Fluid Power Journal

Raising the bar: I Just Need a Moment

By Dan Helgerson —

I was reviewing a recent article in Fluid Power Journal and came across the term “moment” followed by a parenthetical note indicating that it was equated with torque. So I got to wondering what the difference is between moment and torque, if any. And if there is no difference, why have two different words for the same thing? And, by the way, what is “moment of inertia”?

Here are some definitions.

Moment. The concept of moment in physics was first brought to light by the great inventor and mathematician Archimedes. While researching levers, he found that applying a force on a lever arm produced an increased force at the point where the lever arm pivots. He wrote about the principle of this increased force.

In 1565, his work was translated into Latin, and this force at the pivot point was called momentorum, the mover. The word in English and was used to indicate an event that brings about an important result, as in a momentous occasion. The concept then began to include something that occurred quickly, leading to the current usage of “moment” to mean a short period of time.

But in engineering, moment is still used to indicate a force at a pivot point that is caused by the force against a lever arm at some length from the pivot. This moment is calculated by multiplying the force at the lever arm by the length of the lever arm to the pivot. M = F x l where M = moment, F = force on the lever arm, and l = length from the force to the pivot. Because the force is relative to a pivot point, moment is a rotational force. It is most often described in Newton/meters (Nm), inch/pounds (in./lbs.), or foot/pounds (ft./lbs.

 

Torque. Torque refers to a rotational force and is calculated as force applied at some distance from a pivot point. It is most often described in Newton/meters (Nm), inch/pounds (in./lbs.), or foot/pounds (ft./lbs.).

Wait a second! Isn’t that exactly how moment is defined? Well, sort of.

It depends on the context. Moment describes the force at the pivot point without thinking about causing something to rotate. Torque is used when the subject is the rotational force that is needed and intended to cause rotation around a pivot point. Torque is also used to define a force that originates at the pivot point and diminishes as the lever arm lengthens.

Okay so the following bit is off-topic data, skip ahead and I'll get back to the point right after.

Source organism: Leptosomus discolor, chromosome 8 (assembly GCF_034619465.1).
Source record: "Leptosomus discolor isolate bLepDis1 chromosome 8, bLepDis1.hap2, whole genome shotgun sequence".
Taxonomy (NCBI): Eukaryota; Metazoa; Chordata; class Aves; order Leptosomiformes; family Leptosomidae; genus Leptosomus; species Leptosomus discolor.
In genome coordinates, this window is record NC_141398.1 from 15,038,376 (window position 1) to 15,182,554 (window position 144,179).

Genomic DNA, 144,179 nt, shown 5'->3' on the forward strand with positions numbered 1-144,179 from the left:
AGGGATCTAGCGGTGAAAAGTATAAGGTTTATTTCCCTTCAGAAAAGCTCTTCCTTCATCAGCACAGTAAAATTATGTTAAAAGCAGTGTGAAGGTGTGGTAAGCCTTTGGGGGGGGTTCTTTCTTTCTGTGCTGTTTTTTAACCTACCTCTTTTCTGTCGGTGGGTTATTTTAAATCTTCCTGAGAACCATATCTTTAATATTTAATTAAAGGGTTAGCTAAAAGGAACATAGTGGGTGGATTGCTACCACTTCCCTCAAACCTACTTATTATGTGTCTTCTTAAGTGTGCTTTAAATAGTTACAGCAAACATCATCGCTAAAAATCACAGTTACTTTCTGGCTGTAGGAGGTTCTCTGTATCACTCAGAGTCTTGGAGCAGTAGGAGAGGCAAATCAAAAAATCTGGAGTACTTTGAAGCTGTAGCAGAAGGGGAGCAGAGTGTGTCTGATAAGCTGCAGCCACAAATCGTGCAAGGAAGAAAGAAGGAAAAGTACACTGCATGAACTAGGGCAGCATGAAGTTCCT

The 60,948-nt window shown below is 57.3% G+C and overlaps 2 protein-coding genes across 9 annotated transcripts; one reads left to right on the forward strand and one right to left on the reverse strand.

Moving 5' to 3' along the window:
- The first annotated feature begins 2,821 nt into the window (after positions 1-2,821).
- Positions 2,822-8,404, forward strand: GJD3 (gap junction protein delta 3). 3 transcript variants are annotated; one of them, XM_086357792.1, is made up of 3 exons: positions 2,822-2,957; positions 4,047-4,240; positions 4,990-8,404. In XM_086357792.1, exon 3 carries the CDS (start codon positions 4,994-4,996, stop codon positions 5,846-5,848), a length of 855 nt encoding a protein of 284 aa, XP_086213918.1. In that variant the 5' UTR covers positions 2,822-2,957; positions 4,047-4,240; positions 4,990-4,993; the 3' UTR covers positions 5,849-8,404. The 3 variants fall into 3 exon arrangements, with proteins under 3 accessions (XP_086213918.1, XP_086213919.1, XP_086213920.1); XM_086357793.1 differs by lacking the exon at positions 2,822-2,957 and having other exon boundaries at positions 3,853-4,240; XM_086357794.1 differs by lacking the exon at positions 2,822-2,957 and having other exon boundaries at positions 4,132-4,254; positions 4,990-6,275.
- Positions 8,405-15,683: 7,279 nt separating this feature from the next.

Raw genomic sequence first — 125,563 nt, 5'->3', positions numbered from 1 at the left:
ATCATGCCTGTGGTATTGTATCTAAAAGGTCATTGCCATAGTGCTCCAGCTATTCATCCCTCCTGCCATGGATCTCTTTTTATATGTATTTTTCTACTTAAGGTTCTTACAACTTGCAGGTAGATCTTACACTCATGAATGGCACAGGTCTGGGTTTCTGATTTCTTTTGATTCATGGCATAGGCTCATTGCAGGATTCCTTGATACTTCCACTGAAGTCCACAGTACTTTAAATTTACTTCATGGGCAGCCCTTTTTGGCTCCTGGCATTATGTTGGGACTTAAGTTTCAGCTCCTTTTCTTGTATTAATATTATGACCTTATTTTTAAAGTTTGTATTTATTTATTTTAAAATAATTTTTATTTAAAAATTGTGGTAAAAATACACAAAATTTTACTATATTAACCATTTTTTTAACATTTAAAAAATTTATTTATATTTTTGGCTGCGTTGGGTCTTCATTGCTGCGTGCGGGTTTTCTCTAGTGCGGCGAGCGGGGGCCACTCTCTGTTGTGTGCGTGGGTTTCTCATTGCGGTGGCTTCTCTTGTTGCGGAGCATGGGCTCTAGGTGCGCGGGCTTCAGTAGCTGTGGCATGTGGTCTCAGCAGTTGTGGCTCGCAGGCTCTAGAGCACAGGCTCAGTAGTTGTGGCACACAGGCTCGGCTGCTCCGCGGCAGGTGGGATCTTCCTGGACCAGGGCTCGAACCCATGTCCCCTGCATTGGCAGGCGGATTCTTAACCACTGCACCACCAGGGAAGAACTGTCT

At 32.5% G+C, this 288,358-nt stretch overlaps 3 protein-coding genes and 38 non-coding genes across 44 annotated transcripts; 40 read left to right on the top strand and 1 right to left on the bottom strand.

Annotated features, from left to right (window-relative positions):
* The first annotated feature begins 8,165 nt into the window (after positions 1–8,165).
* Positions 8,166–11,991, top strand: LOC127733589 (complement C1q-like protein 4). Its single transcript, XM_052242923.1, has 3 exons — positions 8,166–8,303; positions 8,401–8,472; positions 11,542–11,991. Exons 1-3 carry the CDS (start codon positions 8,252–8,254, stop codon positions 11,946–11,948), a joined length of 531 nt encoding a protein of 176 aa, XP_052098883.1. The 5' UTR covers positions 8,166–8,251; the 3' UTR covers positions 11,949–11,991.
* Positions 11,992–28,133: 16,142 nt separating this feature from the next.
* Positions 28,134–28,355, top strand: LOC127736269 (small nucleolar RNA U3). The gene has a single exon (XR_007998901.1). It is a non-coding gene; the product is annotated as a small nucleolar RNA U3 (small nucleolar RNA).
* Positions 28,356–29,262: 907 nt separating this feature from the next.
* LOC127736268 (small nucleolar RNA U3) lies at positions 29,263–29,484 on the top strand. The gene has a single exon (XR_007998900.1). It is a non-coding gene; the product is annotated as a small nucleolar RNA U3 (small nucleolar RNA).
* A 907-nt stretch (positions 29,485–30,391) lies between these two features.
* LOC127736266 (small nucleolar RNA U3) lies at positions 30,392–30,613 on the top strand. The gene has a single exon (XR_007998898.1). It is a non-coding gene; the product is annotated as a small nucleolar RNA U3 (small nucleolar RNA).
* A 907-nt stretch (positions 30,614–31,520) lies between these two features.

Inertia. The 17th-century scientist Galileo introduced the concept of inertia, noting that an object in motion eventually stops due to friction. Later, Isaac Newton described inertia this way: “In the absence of external forces, motion in a straight line and at constant speed continues indefinitely.” In other words, it takes effort to start something moving and effort to stop it. Inertia is simply the characteristic of any object to keep doing what it is doing. If it is stopped, it wants to stay stopped; if it is moving, it wants to keep moving. It stays stopped or moving until something makes it change.

Moment of inertia. We have established that moment is a rotational force. We have also established that inertia is the resistance to any change in state. So, the moment of inertia is the rotational force equal to the resistance of the object to rotate. It is an acceleration formula and is calculated by multiplying the mass of the object by the square of the length to the center of gravity. I = ml2 where I is inertia, m is mass, and l is the length to the center of gravity. A force greater than the moment of inertia causes an angular acceleration (it makes it spin).

So why would a fluid power professional need or even want to know about moment? In the illustration above, we have a cable cylinder with a magnetic mounting plate attached to the cable. A load is connected to the mounting plate by the magnetic force. There is a limit to the acceleration that can be applied to the load because of the moment of inertia. Accelerating the mounting plate causes it to try to pull away from under the load. This produces a rotational force (moment) at the pivot point. If the acceleration force exceeds the moment of inertia, the load rotates off the mounting plate.

Knowing the moment (the magnetic force holding the load) along with the dimensions and mass of the load enables us to determine the maximum acceleration of the load and consequently the minimum travel time to the end of stroke.

So when you are asked to size a cable cylinder to move a load, tell them you just need a moment.

 

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